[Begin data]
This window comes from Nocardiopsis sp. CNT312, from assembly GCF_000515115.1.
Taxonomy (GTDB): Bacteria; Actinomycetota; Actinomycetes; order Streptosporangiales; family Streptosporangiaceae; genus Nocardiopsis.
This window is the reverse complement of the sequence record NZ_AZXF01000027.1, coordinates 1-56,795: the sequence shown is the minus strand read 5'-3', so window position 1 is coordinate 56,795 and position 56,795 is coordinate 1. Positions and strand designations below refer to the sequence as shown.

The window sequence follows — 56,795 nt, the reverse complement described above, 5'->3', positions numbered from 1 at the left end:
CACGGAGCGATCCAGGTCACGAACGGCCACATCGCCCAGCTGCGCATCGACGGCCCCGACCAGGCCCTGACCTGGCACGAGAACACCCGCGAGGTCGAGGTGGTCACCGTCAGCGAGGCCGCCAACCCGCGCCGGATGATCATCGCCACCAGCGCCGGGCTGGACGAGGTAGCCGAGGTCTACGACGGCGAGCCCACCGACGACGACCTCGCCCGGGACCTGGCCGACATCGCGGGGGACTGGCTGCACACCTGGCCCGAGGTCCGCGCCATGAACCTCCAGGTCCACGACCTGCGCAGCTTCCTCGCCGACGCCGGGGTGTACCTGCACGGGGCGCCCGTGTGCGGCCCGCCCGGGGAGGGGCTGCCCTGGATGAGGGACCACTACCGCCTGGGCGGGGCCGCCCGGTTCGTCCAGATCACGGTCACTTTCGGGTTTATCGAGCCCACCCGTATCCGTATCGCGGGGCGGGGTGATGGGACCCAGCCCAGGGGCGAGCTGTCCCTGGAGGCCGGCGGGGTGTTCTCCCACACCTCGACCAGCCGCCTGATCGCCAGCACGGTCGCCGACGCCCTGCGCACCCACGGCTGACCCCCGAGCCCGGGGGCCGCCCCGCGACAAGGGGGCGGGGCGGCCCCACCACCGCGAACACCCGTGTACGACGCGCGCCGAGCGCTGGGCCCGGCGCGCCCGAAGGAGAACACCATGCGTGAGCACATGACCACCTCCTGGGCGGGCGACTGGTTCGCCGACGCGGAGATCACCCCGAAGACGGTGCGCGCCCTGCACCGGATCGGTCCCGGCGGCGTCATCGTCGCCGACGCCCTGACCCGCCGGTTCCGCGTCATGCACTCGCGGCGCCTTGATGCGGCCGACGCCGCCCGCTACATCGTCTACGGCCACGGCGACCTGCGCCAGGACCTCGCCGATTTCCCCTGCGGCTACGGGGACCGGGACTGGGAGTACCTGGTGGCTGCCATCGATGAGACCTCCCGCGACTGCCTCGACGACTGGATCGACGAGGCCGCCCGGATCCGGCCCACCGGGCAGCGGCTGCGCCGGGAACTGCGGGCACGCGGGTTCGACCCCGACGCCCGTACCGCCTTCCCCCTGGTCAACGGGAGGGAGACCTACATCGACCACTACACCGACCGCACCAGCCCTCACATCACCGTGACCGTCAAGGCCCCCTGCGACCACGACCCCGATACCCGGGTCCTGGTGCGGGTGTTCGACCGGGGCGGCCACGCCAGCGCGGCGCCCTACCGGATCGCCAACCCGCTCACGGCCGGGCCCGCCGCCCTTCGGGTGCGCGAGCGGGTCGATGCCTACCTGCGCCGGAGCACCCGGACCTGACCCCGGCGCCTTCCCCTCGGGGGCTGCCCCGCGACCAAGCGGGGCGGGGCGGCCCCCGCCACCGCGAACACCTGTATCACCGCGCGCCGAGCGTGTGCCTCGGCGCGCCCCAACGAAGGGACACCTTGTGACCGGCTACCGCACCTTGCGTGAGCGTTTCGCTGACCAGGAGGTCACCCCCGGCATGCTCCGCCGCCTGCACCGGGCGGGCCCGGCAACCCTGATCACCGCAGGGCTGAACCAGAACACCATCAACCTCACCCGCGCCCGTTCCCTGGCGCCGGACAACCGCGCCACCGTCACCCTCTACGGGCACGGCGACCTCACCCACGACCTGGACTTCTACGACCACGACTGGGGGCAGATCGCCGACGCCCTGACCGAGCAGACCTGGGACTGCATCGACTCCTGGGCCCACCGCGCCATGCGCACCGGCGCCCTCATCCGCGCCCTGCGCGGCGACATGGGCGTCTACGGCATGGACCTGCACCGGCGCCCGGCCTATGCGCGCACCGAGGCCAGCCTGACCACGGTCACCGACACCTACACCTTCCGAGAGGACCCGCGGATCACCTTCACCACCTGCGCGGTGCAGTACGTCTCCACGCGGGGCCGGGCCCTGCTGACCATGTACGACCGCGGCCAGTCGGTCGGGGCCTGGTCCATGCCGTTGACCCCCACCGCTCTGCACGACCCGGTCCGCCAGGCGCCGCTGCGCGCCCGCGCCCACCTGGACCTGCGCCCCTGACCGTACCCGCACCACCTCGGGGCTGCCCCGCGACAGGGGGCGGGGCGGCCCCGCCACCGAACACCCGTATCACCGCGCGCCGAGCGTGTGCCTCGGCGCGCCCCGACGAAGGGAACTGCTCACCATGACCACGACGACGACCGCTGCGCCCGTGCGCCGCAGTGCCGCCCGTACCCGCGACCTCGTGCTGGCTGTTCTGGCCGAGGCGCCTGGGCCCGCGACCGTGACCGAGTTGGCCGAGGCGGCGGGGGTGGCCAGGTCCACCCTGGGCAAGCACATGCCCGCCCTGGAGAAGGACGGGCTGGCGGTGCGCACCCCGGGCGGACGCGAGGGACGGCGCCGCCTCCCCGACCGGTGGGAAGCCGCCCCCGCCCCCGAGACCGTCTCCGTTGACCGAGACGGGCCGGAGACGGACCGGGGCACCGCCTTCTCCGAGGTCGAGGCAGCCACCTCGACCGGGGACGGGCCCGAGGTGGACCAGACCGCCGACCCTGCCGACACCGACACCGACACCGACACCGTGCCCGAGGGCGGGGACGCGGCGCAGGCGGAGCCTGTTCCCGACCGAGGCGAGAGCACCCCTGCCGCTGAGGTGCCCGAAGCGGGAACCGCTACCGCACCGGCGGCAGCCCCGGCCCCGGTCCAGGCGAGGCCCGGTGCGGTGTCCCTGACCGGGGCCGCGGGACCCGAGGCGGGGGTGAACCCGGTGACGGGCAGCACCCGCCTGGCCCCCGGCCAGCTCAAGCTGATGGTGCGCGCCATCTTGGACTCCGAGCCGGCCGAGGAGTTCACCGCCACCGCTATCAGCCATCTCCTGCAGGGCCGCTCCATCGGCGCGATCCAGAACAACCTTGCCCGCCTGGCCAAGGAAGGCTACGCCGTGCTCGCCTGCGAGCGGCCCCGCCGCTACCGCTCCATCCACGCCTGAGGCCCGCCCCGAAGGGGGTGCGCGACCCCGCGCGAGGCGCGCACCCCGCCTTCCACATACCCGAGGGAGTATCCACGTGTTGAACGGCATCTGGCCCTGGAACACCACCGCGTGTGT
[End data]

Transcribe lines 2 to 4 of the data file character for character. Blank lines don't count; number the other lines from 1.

Taxonomy (GTDB): Bacteria; Actinomycetota; Actinomycetes; order Streptosporangiales; family Streptosporangiaceae; genus Nocardiopsis.
This window is the reverse complement of the sequence record NZ_AZXF01000027.1, coordinates 1-56,795: the sequence shown is the minus strand read 5'-3', so window position 1 is coordinate 56,795 and position 56,795 is coordinate 1. Positions and strand designations below refer to the sequence as shown.

The window sequence follows — 56,795 nt, the reverse complement described above, 5'->3', positions numbered from 1 at the left end: